This promise comes to fruition in the first set piece as our main character Shang-Chi (Simu Liu), is confronted on a bus in San Francisco. We had already met the character briefly in the opening scenes as an unassuming, unmotivated and semi-awkward valet driver, going by the English name of “Shaun,” and spending most of the time with his best friend Katy (Awkwafina), a listless yet quick-witted fellow valet driver. But in that moment where a man with a knife for a hand attempts to steal Shaun’s pendant, we see a transformation and perhaps the birth of a new action star. In perhaps the most electric fight scene I have seen in a movie theater in over a year, Simu Liu sheds his mild-mannered demeanor and erupts as a martial arts master, taking on several henchmen in dramatic style while the runaway bus barrels down the hills of San Francisco. With quick choreography, great camera work and slick set design, along with a good dose of humor from Awkwafina as she struggles to control the bus via mid-fight conversations, this opening fight is sure to go down in the annals of great Marvel setpieces. This scene best exemplifies the melding of genres that Marvel has been trying so hard to do and establishes Liu as a contending figure for the next phase of the film universe.

The film also deftly handles the issue of Shang-Chi’s father, ditching the Fu Manchu character entirely, thankfully, and instead trading him in for Xu Wenwu (Tony Leung), leader of the Ten Rings terrorist organization and wearer of—you guessed it—the Ten Rings, which give him supernatural abilities and effective immortality. The structure of the film is atypical for a superhero release, with the first half interspersed with flashbacks to Shang-Chi’s childhood with his father and sister, which slowly reveal the dynamics that led to the modern day circumstances. By doing this, the film is able to create a powerful relationship between the two, making their inevitable confrontation all the more heartbreaking.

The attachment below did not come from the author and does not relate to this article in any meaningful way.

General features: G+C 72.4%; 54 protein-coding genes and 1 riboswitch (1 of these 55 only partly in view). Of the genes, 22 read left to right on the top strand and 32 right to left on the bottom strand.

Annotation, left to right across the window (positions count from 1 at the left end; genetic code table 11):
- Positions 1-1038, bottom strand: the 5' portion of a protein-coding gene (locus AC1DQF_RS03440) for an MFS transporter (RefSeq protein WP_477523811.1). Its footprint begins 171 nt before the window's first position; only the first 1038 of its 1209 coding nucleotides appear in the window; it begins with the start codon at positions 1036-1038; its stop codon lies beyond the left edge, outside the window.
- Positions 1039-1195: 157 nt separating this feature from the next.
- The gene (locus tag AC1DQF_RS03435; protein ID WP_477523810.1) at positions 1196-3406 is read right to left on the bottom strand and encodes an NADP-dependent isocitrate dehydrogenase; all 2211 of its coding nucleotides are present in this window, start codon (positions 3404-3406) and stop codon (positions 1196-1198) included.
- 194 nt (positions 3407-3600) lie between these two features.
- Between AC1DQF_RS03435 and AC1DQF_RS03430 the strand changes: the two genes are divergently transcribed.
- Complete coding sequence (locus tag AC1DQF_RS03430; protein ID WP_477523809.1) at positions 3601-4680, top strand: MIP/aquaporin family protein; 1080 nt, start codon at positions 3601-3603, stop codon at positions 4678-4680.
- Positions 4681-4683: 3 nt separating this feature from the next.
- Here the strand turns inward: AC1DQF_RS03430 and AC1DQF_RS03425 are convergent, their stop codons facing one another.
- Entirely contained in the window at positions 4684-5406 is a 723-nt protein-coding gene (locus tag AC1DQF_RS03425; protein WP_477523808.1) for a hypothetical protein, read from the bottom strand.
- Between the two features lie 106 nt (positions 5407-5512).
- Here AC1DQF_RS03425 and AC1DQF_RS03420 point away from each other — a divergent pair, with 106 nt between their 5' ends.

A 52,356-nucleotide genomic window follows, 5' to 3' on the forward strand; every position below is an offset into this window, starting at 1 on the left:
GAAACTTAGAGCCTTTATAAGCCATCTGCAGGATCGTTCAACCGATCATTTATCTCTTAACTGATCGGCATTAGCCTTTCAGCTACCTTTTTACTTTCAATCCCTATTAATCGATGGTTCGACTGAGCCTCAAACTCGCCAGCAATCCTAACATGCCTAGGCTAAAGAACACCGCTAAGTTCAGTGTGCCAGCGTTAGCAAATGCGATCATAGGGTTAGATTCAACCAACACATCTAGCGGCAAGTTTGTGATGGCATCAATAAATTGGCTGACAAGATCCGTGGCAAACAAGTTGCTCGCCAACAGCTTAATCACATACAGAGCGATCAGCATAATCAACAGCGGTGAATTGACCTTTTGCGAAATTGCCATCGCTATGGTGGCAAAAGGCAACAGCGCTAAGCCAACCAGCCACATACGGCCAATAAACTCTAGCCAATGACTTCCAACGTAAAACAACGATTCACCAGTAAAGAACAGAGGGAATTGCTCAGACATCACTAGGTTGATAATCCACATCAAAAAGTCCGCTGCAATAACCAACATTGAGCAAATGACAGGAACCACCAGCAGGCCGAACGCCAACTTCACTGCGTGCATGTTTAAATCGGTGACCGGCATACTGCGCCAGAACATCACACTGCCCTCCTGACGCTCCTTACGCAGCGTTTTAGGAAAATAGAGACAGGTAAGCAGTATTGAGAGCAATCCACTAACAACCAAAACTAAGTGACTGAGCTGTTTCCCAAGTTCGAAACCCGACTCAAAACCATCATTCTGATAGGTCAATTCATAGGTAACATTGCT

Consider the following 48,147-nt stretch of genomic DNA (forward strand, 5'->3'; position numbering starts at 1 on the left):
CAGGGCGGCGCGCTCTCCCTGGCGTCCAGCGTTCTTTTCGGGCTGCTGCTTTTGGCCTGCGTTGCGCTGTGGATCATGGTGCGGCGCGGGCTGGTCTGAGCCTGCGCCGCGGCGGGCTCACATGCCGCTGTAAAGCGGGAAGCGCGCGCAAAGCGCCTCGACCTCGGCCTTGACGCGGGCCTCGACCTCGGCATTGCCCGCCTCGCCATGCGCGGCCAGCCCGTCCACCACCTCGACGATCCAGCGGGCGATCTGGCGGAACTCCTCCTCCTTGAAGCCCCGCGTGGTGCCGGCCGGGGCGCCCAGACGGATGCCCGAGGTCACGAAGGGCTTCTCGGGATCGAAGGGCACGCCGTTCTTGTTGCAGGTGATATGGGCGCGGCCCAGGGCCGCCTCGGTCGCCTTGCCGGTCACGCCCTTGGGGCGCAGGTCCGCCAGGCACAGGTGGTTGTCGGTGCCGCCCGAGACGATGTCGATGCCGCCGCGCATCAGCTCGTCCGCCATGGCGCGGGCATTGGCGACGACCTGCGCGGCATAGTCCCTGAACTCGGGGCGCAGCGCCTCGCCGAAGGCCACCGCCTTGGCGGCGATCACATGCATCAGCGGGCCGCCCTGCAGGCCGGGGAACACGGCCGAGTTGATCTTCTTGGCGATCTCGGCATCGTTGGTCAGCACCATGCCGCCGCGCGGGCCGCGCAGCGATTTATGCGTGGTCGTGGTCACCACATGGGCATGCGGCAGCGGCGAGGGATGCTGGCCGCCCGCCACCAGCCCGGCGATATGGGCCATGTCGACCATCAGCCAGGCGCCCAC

Unfortunately as the film progresses, it becomes more and more of a typical Marvel affair, relying on CGI paloozas over the human character work that had made the initial half of the film so compelling. At the end of the day, Marvel is going to be Marvel, no matter how many genres it subsumes. I couldn’t help thinking as the credits rolled that the movie would’ve been twice as good if it had half the budget. Constraints can sometimes make a film even better, and if it had led to an ending less focused on spectacle and more on human emotion—“Shang-Chi” would have been all the better.

Despite a lackluster ending, “Shang-Chi and the Legend of the Ten Rings” is a fun adventure and a great step forward for Marvel as a whole—deserving far more than the diminutive status Disney seems to have relegated it to, with Disney CEO Bob Chapek calling it an “interesting experiment” for the box office and a lower marketing budget being given to it compared to other Marvel origin films. While some of this is due to being released in the middle of a surging pandemic, “Shang-Chi” warrants more attention than what it has been receiving from the studio.

With its character drama and slick genre splicing up to a certain extent, the film becomes a victory for those hoping that Marvel’s engine still had steam, and that its ability to pump out good, consistent movies remained undiminished. And in the end, don’t we just want more good movies?